The first case was filed by Gerald Bostock, a gay man who was fired from a government program that helped neglected and abused children in Clayton County, Ga., just south of Atlanta, after he joined a gay softball league.
The second was brought by a skydiving instructor, Donald Zarda, who also said he was fired because he was gay. His dismissal followed a complaint from a female customer who had expressed concerns about being strapped to Mr. Zarda during a tandem dive. Mr. Zarda, hoping to reassure the customer, told her that he was “100 percent gay.”
Mr. Zarda died in a 2014 skydiving accident, and his estate pursued his case.
Most federal appeals courts have interpreted Title VII to exclude sexual orientation discrimination. But two of them, in New York and Chicago, have ruled that discrimination against gay men and lesbians is a form of sex discrimination.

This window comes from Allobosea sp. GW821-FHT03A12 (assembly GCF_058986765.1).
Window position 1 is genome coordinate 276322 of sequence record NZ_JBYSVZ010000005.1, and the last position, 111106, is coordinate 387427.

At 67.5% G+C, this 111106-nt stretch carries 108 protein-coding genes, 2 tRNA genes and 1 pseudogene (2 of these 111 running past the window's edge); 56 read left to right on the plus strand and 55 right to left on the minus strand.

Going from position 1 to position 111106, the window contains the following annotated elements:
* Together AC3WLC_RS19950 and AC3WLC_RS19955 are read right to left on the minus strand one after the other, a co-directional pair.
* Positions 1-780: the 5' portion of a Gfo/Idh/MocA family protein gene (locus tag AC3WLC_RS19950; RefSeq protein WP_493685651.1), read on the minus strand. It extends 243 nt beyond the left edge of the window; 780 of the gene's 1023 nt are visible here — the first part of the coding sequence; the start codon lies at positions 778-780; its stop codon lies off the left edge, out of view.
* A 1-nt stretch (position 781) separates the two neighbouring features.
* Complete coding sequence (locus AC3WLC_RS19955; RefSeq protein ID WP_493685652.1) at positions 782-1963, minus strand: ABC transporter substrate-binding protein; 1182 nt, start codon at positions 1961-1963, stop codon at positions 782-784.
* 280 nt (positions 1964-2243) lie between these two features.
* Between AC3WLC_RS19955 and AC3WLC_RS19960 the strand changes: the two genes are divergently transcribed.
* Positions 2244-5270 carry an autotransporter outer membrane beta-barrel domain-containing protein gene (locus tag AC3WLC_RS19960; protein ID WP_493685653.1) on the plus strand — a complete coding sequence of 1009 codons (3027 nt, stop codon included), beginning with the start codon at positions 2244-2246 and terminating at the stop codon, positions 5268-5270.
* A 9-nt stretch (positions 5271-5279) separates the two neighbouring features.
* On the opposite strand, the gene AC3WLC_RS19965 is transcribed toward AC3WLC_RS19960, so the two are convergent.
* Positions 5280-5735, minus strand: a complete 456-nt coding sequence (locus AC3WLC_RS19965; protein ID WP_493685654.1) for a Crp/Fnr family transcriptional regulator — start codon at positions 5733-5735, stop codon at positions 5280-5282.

In 2018, a divided 13-judge panel of the United States Court of Appeals for the Second Circuit, in New York, allowed Mr. Zarda’s lawsuit to proceed. Writing for the majority, Chief Judge Robert A. Katzmann concluded that “sexual orientation discrimination is motivated, at least in part, by sex and is thus a subset of sex discrimination.”
In dissent, Judge Gerard E. Lynch wrote that the words of Title VII did not support the majority’s interpretation.
“Speaking solely as a citizen,” he wrote, “I would be delighted to awake one morning and learn that Congress had just passed legislation adding sexual orientation to the list of grounds of employment discrimination prohibited under Title VII of the Civil Rights Act of 1964. I am confident that one day — and I hope that day comes soon — I will have that pleasure.”
“I would be equally pleased to awake to learn that Congress had secretly passed such legislation more than a half-century ago — until I actually woke up and realized that I must have been still asleep and dreaming,” Judge Lynch wrote. “Because we all know that Congress did no such thing.”